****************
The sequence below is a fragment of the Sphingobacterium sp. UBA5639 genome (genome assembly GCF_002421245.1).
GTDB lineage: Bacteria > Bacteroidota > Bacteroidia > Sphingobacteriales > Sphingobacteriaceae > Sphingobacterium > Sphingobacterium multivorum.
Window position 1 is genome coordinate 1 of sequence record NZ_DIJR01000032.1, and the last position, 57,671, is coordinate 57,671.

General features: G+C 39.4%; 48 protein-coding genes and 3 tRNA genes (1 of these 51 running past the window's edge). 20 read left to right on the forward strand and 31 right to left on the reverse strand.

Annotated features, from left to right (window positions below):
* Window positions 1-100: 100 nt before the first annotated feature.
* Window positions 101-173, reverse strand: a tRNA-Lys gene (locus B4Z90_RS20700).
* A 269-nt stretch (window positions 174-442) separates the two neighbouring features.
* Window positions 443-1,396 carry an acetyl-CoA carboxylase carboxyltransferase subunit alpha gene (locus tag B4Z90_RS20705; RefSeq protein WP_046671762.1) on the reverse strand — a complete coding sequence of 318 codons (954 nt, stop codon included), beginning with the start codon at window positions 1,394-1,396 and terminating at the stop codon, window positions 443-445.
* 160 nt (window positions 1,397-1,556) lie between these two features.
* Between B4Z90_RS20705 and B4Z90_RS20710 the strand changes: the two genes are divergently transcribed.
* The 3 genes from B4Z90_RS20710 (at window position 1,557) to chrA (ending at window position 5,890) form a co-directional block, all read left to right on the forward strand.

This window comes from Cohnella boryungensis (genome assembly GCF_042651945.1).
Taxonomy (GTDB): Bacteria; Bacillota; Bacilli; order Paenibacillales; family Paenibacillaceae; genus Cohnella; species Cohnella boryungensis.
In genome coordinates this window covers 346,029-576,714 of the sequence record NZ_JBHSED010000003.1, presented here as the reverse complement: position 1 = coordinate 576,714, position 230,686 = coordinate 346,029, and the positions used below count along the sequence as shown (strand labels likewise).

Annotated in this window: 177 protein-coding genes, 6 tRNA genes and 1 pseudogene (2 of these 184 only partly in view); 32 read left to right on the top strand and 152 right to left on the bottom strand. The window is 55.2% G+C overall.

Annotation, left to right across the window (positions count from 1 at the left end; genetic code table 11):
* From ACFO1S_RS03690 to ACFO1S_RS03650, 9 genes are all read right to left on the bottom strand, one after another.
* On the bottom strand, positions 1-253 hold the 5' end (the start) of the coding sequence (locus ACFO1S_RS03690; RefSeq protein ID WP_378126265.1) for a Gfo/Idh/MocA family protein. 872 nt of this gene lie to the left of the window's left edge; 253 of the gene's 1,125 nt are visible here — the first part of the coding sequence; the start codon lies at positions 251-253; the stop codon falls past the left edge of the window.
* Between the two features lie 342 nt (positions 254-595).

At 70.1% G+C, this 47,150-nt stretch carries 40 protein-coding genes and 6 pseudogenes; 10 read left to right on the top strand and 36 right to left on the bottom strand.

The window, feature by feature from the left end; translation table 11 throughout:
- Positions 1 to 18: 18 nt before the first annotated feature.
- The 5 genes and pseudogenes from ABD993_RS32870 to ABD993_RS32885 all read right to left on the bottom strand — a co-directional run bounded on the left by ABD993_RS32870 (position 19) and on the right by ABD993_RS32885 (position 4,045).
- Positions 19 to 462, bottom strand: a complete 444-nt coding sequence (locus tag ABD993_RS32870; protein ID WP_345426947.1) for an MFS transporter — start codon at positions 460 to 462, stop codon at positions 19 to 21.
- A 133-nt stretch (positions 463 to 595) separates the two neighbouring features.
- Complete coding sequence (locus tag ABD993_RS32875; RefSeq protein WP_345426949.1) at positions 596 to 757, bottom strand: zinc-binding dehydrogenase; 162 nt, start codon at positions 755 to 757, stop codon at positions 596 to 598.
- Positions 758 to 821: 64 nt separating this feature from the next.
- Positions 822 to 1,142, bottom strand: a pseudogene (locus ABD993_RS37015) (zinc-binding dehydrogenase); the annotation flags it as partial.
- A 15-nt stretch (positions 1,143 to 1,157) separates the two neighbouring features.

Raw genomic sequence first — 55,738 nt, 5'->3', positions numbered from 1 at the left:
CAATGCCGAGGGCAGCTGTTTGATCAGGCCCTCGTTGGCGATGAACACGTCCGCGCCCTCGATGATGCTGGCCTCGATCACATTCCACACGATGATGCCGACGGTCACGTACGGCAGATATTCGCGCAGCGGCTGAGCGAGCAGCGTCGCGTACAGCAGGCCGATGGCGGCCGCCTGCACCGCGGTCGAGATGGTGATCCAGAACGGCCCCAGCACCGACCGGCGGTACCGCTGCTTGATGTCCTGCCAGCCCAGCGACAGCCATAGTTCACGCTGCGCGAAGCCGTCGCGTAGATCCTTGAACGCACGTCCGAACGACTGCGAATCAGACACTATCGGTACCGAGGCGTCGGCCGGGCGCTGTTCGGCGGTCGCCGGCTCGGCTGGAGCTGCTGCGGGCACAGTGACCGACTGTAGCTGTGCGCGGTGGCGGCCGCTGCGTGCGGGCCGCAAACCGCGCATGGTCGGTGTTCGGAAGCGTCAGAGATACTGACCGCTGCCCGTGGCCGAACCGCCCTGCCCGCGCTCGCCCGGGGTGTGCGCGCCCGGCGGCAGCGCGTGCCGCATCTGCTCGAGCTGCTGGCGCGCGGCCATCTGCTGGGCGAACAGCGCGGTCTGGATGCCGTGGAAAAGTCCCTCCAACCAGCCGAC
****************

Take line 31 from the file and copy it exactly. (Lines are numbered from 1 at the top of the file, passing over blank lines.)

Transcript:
Raw genomic sequence first — 55,738 nt, 5'->3', positions numbered from 1 at the left: